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 A healthy life and proper diet is what people work hard for day and night. But if you get to drink milk that has coliform count up to 2400 in a millilitre, I guess that’s not really happening, eh? Recent news about the presence of coliform in the milk should be taken as a wakeup call to examine if there are other wrongs associated with this knotty field of dairy industry, where thousands of farmers, a number of middle men, and some profit hungry entrepreneurs are involved on a daily basis. Thanks to the government for making this case public and also sealing some of the dairies which were found to be selling contaminated milk.

A systemic flaw in dairy business often results in coliform contamination. Local cooperatives collect milk from farmers. While transporting the collected milk to the chilling centres the cooperative adds water and soda to keep the milk from curdling, because milk rich in solid-not-fat (SNF) curdles fast in summer. Milk producers are paid on the basis of fat content only, whereas the cooperatives get paid separately for the fat, SNF, and lactose contents of the milk as well as ‘total solid commission’, which is calculated as some percent of fat, SNF, and lactose; and the quantity of milk transported. The contractor makes profit because he increases the volume by adding water and transports more milk (detail information available in Bhattedanda Milkway: Making Markets Accessible to Marginalized Farmers in Ropeways in Nepal, 2004). Since a substantial quantity of water is needed, the cooperatives do not hesitate to use water from any source, including unsafe sources. This is where the problem generally begins.

The demand for milk and milk product is rising and so is the number of dairy industries. But, the production of milk in many areas is falling due to either shortage of workforce to look after animals or simply because farmers are abandoning animal husbandry due to lack of water and grazing land. In the last four decades, most of traditional grazing land around villages has been converted into forests for environmental protection. Lately, springs in the mountains have also begun shrinking. Now, the question is: where is the milk coming from?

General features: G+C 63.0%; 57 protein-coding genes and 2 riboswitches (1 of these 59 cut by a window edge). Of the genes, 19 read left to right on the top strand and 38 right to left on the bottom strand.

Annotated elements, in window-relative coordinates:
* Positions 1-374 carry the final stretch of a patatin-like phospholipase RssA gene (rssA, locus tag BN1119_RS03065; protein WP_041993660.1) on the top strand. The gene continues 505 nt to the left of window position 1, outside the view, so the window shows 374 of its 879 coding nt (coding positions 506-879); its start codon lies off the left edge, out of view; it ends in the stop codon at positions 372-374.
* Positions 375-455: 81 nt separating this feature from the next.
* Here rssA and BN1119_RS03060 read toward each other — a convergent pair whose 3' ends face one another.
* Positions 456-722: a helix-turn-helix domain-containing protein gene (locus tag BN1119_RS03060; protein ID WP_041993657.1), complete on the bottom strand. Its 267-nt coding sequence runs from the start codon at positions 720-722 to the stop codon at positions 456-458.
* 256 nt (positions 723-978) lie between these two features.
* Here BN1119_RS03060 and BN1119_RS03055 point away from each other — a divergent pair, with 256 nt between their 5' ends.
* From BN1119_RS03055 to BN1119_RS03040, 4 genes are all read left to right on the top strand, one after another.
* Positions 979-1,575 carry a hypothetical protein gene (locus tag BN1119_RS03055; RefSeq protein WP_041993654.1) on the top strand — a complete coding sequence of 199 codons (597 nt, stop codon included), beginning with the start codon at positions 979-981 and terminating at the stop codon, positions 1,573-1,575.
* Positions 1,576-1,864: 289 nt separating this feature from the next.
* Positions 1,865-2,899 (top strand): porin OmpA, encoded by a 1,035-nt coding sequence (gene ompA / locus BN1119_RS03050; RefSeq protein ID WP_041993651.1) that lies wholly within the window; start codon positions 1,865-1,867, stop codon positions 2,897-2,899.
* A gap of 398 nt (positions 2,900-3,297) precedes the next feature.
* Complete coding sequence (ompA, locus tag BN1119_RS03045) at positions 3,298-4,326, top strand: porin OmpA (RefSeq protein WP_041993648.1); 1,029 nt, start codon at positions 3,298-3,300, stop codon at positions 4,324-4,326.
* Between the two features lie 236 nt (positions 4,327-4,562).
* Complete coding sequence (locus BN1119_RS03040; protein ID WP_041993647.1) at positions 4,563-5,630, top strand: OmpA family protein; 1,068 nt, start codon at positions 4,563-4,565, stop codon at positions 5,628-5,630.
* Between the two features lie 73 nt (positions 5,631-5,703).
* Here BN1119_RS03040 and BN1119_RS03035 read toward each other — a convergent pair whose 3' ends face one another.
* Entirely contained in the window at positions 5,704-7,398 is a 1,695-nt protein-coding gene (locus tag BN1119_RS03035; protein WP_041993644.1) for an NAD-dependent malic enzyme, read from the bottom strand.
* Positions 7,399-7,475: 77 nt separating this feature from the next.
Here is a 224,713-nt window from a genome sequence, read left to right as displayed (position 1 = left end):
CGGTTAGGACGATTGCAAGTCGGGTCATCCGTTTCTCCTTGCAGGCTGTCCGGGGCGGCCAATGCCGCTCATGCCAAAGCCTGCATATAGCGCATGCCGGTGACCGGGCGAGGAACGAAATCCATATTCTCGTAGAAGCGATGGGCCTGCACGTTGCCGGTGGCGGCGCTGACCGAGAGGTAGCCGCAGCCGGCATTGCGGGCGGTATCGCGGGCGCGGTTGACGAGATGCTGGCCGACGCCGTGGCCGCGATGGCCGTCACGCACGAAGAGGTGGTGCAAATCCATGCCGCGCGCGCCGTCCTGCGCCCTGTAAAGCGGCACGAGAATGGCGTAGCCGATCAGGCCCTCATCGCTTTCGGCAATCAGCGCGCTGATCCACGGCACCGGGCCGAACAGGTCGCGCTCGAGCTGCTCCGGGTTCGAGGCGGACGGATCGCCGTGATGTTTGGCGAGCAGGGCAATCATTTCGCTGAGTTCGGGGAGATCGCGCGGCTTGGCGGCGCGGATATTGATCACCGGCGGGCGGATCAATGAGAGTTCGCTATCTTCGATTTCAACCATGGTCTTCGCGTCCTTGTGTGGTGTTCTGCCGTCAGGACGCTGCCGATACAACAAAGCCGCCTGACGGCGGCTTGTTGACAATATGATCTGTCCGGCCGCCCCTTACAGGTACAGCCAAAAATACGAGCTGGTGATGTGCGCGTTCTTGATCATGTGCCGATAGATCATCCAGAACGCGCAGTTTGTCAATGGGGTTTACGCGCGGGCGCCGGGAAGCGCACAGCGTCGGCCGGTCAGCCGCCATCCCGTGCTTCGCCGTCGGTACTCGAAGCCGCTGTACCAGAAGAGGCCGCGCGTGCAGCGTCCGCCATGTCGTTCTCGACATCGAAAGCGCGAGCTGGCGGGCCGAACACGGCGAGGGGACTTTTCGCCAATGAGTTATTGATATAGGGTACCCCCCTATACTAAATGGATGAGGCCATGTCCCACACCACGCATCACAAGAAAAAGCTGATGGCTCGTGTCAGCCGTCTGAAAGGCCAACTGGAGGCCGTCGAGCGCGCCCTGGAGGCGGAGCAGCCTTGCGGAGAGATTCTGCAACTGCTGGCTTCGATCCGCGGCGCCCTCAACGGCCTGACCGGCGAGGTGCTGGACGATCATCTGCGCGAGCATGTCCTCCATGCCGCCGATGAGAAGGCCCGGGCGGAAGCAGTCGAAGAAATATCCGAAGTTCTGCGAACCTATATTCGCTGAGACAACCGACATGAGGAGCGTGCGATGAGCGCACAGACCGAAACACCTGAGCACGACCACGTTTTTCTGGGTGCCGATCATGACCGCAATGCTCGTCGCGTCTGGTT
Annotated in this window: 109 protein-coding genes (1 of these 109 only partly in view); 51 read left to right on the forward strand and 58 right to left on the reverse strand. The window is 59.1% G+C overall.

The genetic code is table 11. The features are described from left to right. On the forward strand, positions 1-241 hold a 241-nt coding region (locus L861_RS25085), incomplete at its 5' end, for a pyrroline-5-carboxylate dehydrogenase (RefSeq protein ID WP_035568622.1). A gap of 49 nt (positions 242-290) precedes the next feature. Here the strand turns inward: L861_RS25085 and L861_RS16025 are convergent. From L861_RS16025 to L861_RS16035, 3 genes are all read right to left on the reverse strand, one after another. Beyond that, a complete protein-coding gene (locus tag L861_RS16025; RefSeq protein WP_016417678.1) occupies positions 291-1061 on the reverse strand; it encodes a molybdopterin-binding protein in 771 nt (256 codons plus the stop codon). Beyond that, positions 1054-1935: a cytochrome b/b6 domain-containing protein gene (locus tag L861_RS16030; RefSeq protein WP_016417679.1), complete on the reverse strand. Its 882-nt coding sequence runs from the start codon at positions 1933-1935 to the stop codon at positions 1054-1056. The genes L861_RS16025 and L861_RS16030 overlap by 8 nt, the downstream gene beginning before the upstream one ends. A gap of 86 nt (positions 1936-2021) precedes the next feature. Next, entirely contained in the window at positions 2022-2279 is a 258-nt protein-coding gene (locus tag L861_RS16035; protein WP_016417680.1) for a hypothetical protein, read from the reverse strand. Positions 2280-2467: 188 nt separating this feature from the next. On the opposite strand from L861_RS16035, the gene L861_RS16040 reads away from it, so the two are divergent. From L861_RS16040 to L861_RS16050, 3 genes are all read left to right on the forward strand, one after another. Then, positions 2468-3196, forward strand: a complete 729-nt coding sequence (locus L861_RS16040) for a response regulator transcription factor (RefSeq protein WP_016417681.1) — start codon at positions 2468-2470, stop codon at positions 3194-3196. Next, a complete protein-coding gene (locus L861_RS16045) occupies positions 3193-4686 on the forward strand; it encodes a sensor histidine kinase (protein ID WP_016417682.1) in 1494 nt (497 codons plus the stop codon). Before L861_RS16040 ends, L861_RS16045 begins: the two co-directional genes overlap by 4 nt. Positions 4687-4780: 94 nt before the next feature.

Even under normal conditions, milk production varies between summer and winter. Milk holidays are observed in summer because there is too much of it, whereas powdered milk is used to meet the demand in the dry season. So, what is consumed as fresh milk is not necessarily fresh. One can even go further and be surprised to note that there are malevolent persons who have invented something like Synthetic milk and have the audacity to sell it as fresh milk.

Synthetic milk looks like natural milk, except in taste and nutritional qualities. However, the cost of producing synthetic milk is less than half of natural milk. Invented in Haryana in India by some milkmen about 15 years ago, synthetic milk spread to other milk deficit parts of India.

Synthetic milk is prepared by blending urea, caustic soda, cooking oil, and detergents. Once prepared it is very difficult for common users to detect urea, caustic soda, starch/ glucose, sugar, or nitrate etc. Detergents emulsify and dissolve the oil in water giving the frothy solution, the characteristic white colour of milk. Cooking oil is used as milk fat. Caustic soda neutralizes acidity, which prevents the milk from souring. Urea/ sugar acts as solid-not-fat (SNF) – a major component of milk. Once mixed with natural milk it is even more difficult to detect it.

Synthetic milk is harmful to humans, but is more harmful to fetus and persons with heart and kidney problems. Urea and caustic soda are very harmful to heart, liver and kidneys. Kidneys have a difficult time trying to remove the urea from the body. Caustic soda deprives the body from utilizing some essential amino acid.

Despite repeated action by the police to unearth the racket in India, the practice continues. The recent one has been reported in May 2013. It is not to suggest that synthetic milk is already in the dairy market in Nepal, but one cannot rule out the possibility of it being used by unknown, unregistered milk vendors or even dairy workers to make extra money. Especially when one has seen animals bones, plastics, old rags being used in brewing low grade alcohol, what is being pumped into our food system is any one’s guess. 

 

Until next

Madhukar

 

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